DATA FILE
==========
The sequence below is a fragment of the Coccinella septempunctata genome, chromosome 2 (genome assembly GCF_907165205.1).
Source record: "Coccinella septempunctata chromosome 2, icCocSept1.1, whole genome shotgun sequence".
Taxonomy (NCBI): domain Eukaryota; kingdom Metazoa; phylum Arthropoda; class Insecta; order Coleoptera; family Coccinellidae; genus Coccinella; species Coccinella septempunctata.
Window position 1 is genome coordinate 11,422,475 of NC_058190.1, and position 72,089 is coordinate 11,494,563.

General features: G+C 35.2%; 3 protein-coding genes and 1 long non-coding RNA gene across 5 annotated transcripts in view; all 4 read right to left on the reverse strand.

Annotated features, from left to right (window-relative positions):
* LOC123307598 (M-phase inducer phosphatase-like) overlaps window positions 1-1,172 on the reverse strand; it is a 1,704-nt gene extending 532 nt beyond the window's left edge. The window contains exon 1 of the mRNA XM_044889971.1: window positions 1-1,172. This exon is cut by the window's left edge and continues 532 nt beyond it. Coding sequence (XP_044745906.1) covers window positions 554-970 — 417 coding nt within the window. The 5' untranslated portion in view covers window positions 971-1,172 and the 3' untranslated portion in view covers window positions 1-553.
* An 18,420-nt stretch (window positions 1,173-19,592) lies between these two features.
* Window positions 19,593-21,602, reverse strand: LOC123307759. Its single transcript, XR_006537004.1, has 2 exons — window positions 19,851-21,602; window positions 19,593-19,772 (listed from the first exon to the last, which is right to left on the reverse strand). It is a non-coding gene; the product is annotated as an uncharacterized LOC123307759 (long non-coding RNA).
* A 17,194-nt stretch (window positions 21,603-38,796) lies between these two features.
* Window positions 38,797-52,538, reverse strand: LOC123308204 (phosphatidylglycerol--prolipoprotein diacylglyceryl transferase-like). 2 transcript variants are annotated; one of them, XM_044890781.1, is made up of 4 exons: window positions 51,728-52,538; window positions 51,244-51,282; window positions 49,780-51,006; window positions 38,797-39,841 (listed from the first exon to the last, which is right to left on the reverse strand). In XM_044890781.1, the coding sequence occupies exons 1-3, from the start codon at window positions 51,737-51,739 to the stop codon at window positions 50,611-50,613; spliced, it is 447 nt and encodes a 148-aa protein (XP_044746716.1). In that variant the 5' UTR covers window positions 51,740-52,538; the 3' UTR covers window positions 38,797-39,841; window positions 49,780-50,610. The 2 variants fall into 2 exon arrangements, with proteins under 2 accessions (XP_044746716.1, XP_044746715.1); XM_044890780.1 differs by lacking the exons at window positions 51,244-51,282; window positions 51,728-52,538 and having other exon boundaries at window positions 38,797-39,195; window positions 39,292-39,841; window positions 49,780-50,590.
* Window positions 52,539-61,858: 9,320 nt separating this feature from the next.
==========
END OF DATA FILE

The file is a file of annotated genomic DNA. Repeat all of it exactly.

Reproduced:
The sequence below is a fragment of the Coccinella septempunctata genome, chromosome 2 (genome assembly GCF_907165205.1).
Source record: "Coccinella septempunctata chromosome 2, icCocSept1.1, whole genome shotgun sequence".
Taxonomy (NCBI): domain Eukaryota; kingdom Metazoa; phylum Arthropoda; class Insecta; order Coleoptera; family Coccinellidae; genus Coccinella; species Coccinella septempunctata.
Window position 1 is genome coordinate 11,422,475 of NC_058190.1, and position 72,089 is coordinate 11,494,563.

General features: G+C 35.2%; 3 protein-coding genes and 1 long non-coding RNA gene across 5 annotated transcripts in view; all 4 read right to left on the reverse strand.

Annotated features, from left to right (window-relative positions):
* LOC123307598 (M-phase inducer phosphatase-like) overlaps window positions 1-1,172 on the reverse strand; it is a 1,704-nt gene extending 532 nt beyond the window's left edge. The window contains exon 1 of the mRNA XM_044889971.1: window positions 1-1,172. This exon is cut by the window's left edge and continues 532 nt beyond it. Coding sequence (XP_044745906.1) covers window positions 554-970 — 417 coding nt within the window. The 5' untranslated portion in view covers window positions 971-1,172 and the 3' untranslated portion in view covers window positions 1-553.
* An 18,420-nt stretch (window positions 1,173-19,592) lies between these two features.
* Window positions 19,593-21,602, reverse strand: LOC123307759. Its single transcript, XR_006537004.1, has 2 exons — window positions 19,851-21,602; window positions 19,593-19,772 (listed from the first exon to the last, which is right to left on the reverse strand). It is a non-coding gene; the product is annotated as an uncharacterized LOC123307759 (long non-coding RNA).
* A 17,194-nt stretch (window positions 21,603-38,796) lies between these two features.
* Window positions 38,797-52,538, reverse strand: LOC123308204 (phosphatidylglycerol--prolipoprotein diacylglyceryl transferase-like). 2 transcript variants are annotated; one of them, XM_044890781.1, is made up of 4 exons: window positions 51,728-52,538; window positions 51,244-51,282; window positions 49,780-51,006; window positions 38,797-39,841 (listed from the first exon to the last, which is right to left on the reverse strand). In XM_044890781.1, the coding sequence occupies exons 1-3, from the start codon at window positions 51,737-51,739 to the stop codon at window positions 50,611-50,613; spliced, it is 447 nt and encodes a 148-aa protein (XP_044746716.1). In that variant the 5' UTR covers window positions 51,740-52,538; the 3' UTR covers window positions 38,797-39,841; window positions 49,780-50,610. The 2 variants fall into 2 exon arrangements, with proteins under 2 accessions (XP_044746716.1, XP_044746715.1); XM_044890780.1 differs by lacking the exons at window positions 51,244-51,282; window positions 51,728-52,538 and having other exon boundaries at window positions 38,797-39,195; window positions 39,292-39,841; window positions 49,780-50,590.
* Window positions 52,539-61,858: 9,320 nt separating this feature from the next.